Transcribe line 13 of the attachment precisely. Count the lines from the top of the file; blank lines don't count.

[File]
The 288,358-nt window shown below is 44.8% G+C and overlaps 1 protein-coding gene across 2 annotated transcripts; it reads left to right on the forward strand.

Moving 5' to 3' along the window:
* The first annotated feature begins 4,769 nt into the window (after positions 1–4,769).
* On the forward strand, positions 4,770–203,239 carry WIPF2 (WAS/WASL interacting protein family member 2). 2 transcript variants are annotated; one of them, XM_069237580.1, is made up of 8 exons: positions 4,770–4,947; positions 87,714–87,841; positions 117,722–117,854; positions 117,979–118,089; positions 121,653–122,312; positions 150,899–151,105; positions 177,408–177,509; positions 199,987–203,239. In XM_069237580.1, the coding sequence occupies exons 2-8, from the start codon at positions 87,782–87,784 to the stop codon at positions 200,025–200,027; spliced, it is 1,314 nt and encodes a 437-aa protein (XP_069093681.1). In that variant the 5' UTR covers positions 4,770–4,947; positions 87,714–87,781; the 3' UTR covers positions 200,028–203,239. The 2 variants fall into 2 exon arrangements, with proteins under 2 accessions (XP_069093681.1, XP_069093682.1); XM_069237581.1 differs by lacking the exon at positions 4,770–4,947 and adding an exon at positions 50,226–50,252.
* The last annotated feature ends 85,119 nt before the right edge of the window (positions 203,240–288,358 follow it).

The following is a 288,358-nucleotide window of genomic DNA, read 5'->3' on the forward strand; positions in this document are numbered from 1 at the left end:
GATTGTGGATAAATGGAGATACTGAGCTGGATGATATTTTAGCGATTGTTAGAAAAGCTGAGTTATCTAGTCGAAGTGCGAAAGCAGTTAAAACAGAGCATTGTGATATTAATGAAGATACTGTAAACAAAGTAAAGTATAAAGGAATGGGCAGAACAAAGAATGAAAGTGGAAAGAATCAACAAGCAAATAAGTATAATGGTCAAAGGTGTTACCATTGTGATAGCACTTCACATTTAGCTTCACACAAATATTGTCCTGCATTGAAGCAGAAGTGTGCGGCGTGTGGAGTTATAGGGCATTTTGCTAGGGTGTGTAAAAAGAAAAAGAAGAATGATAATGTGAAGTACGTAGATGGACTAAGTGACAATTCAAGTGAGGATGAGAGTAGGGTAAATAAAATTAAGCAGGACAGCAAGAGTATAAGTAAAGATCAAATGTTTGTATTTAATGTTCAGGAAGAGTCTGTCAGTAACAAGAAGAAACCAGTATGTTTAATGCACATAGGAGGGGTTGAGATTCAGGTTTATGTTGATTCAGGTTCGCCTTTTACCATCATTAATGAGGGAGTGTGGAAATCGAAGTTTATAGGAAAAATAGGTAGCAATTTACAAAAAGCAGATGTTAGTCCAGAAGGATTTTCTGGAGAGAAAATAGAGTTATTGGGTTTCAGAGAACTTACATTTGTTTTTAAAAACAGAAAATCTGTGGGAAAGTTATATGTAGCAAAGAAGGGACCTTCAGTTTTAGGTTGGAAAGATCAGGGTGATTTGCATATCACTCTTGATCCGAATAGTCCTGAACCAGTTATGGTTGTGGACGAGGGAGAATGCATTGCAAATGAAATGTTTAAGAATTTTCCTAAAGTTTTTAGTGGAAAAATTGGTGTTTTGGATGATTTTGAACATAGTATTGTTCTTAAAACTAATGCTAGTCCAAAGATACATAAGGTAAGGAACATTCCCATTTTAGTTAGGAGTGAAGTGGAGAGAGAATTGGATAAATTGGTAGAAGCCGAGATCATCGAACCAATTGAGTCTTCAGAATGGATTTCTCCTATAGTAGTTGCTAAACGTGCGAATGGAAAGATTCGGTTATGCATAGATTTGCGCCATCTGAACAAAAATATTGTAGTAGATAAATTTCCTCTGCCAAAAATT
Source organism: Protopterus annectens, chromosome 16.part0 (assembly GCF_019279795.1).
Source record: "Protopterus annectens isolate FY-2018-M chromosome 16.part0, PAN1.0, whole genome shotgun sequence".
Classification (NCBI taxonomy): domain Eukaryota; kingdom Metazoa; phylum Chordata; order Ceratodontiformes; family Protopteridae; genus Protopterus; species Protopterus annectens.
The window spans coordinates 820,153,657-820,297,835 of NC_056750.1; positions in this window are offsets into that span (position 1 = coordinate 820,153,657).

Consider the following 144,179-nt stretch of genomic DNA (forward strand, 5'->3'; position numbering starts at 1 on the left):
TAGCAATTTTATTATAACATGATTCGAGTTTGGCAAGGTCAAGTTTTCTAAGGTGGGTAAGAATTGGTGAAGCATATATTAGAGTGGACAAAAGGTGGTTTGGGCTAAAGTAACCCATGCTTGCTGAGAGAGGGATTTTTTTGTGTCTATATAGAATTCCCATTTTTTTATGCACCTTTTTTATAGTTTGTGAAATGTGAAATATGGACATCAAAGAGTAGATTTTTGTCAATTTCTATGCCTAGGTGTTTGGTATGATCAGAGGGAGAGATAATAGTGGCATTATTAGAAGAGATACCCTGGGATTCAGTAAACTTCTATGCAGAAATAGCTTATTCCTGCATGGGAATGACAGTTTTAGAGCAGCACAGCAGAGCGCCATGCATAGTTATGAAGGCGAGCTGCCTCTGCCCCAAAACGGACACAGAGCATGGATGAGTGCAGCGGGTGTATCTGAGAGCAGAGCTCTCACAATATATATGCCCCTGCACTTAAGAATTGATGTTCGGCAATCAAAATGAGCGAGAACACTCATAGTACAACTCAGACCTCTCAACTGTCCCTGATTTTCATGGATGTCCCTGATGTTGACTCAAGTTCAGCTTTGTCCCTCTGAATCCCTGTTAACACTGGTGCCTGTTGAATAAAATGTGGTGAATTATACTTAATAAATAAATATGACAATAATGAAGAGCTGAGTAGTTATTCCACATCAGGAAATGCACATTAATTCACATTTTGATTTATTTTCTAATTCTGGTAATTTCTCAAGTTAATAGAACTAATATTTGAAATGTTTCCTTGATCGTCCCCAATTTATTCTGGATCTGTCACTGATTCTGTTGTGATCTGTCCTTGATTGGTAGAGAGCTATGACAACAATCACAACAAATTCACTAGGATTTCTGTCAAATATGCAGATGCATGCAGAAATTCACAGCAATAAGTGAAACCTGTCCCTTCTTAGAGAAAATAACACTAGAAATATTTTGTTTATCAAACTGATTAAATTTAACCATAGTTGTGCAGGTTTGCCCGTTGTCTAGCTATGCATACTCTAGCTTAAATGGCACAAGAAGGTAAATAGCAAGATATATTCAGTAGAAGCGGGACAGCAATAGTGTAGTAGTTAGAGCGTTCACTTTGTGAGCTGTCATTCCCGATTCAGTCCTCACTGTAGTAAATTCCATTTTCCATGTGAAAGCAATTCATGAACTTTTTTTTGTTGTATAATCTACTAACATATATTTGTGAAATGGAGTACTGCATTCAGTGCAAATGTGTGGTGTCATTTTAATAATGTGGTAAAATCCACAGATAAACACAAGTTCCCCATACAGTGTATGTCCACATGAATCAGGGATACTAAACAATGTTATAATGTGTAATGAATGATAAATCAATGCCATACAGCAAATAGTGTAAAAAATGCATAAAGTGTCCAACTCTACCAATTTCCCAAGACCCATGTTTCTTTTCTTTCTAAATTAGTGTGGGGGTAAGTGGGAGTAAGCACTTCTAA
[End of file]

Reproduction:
TAGCAATTTTATTATAACATGATTCGAGTTTGGCAAGGTCAAGTTTTCTAAGGTGGGTAAGAATTGGTGAAGCATATATTAGAGTGGACAAAAGGTGGTTTGGGCTAAAGTAACCCATGCTTGCTGAGAGAGGGATTTTTTTGTGTCTATATAGAATTCCCATTTTTTTATGCACCTTTTTTATAGTTTGTGAAATGTGAAATATGGACATCAAAGAGTAGATTTTTGTCAATTTCTATGCCTAGGTGTTTGGTATGATCAGAGGGAGAGATAATAGTGGCATTATTAGAAGAGATACCCTGGGATTCAGTAAACTTCTATGCAGAAATAGCTTATTCCTGCATGGGAATGACAGTTTTAGAGCAGCACAGCAGAGCGCCATGCATAGTTATGAAGGCGAGCTGCCTCTGCCCCAAAACGGACACAGAGCATGGATGAGTGCAGCGGGTGTATCTGAGAGCAGAGCTCTCACAATATATATGCCCCTGCACTTAAGAATTGATGTTCGGCAATCAAAATGAGCGAGAACACTCATAGTACAACTCAGACCTCTCAACTGTCCCTGATTTTCATGGATGTCCCTGATGTTGACTCAAGTTCAGCTTTGTCCCTCTGAATCCCTGTTAACACTGGTGCCTGTTGAATAAAATGTGGTGAATTATACTTAATAAATAAATATGACAATAATGAAGAGCTGAGTAGTTATTCCACATCAGGAAATGCACATTAATTCACATTTTGATTTATTTTCTAATTCTGGTAATTTCTCAAGTTAATAGAACTAATATTTGAAATGTTTCCTTGATCGTCCCCAATTTATTCTGGATCTGTCACTGATTCTGTTGTGATCTGTCCTTGATTGGTAGAGAGCTATGACAACAATCACAACAAATTCACTAGGATTTCTGTCAAATATGCAGATGCATGCAGAAATTCACAGCAATAAGTGAAACCTGTCCCTTCTTAGAGAAAATAACACTAGAAATATTTTGTTTATCAAACTGATTAAATTTAACCATAGTTGTGCAGGTTTGCCCGTTGTCTAGCTATGCATACTCTAGCTTAAATGGCACAAGAAGGTAAATAGCAAGATATATTCAGTAGAAGCGGGACAGCAATAGTGTAGTAGTTAGAGCGTTCACTTTGTGAGCTGTCATTCCCGATTCAGTCCTCACTGTAGTAAATTCCATTTTCCATGTGAAAGCAATTCATGAACTTTTTTTTGTTGTATAATCTACTAACATATATTTGTGAAATGGAGTACTGCATTCAGTGCAAATGTGTGGTGTCATTTTAATAATGTGGTAAAATCCACAGATAAACACAAGTTCCCCATACAGTGTATGTCCACATGAATCAGGGATACTAAACAATGTTATAATGTGTAATGAATGATAAATCAATGCCATACAGCAAATAGTGTAAAAAATGCATAAAGTGTCCAACTCTACCAATTTCCCAAGACCCATGTTTCTTTTCTTTCTAAATTAGTGTGGGGGTAAGTGGGAGTAAGCACTTCTAA